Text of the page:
It was essential that the home felt nestled into the landscape, rather than perched on the edge of the dramatic clifftop site. “My client had commissioned a house design that was rejected by members of his family—the formidable force that is his sisters,” says architect Belinda George. “They felt the site deserved a more considered approach. As I had worked for Tom before on more urban projects, he asked me to design a bach for him and his family. He wanted it to feel relaxed and connected to the land.”
Designed in the 1950s by British firm Chamberlin, Powell, and Bon, the Barbican Estate in East London is one of the largest examples of the brutalist style. Construction extended through the ’70s, and the complex was officially opened by the Queen in 1982. Today, it remains highly coveted for its unique aesthetic and convenient location.
The cedar-wrapped house, designed by BriggsKnowles A+D, is gently curved at the center.
Upon receiving this 98-square-foot Caravel from Ohio, the couple demolished the interior in a few days. "We had two good friends visiting, and the four of us picked up the entire shell and moved it off the frame," says Oliver. "It was such a rush and so empowering to do that as a team of women." The silver shell had to be removed to execute a full chassis repair and replacement by a certified welder.
The dining room is set in the center of the triple-height space at the heart of the home. A replica of the Oval dining table by Saarinen is paired with Wishbone chairs by Carl Hansen and Sons. Davide Groppi’s Moon pendant lamp hangs above.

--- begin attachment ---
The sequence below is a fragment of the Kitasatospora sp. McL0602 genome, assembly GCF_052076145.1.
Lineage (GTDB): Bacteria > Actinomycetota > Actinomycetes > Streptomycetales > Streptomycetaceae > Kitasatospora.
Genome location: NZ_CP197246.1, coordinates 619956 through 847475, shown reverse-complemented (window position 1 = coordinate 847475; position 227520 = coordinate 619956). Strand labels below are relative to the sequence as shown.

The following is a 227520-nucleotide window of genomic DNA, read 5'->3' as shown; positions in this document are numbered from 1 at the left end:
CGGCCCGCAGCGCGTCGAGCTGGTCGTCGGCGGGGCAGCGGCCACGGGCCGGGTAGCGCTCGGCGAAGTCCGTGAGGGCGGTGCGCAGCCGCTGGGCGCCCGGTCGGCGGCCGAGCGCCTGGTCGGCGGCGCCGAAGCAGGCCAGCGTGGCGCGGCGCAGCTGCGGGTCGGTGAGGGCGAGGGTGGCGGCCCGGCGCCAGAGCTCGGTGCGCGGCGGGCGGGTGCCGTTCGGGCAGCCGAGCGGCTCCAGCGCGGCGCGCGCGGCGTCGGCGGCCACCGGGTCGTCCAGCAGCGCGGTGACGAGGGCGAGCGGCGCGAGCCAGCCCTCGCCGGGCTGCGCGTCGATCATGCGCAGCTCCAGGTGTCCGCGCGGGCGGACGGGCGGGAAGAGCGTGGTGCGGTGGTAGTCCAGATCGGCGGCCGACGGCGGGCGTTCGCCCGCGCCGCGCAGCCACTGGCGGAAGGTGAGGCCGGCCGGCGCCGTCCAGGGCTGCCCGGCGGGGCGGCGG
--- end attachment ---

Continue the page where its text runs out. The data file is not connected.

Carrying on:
The highly insulated home is fitted with triple-glazed windows throughout, as well as 150-mm-thick Celotex insulation.
The home’s facade is covered with over 41,000 Kent-style tiles that were locally produced with traditional craft skills in six shades—from dark red at the base to light gray at the top.
Each roundel is topped with a skylight to bring in daylight, while taking advantage of the stack effect for natural cooling.
Bumper Oast’s frame was built with thick timber modules topped with prefabricated cones craned into position.
Located in the protected countryside of Marden, the nearly 2,500-square-foot Bumpers Oast house pays homage to the Kentish vernacular.
On the interior, Oceanair blinds are used as window coverings.
“Cath and I’ve worked on a bunch of renovation projects,” Ryan says. “We have fun and enjoy working together—it’s our shared hobby.”
Oasis Tiny House, clad in teal-painted plywood and a metal roof that's pitched in the front and curved in the rear, was designed and built by Ellie and Dan Madsen of Paradise Tiny Homes in Keaau, Hawaii.
The design team made extensive use of Australian hardwood—both internally and externally— to reference the rural setting.
The main living space leads onto a side deck with a timber canopy, providing a sheltered outdoor space for dining and socializing.
A garage is located at the rear of the home. The large overhang of the roof provides shading to the bunk room windows.
The home is called The Barn, as it was inspired by the American barns that the couple admired on travels throughout the United States.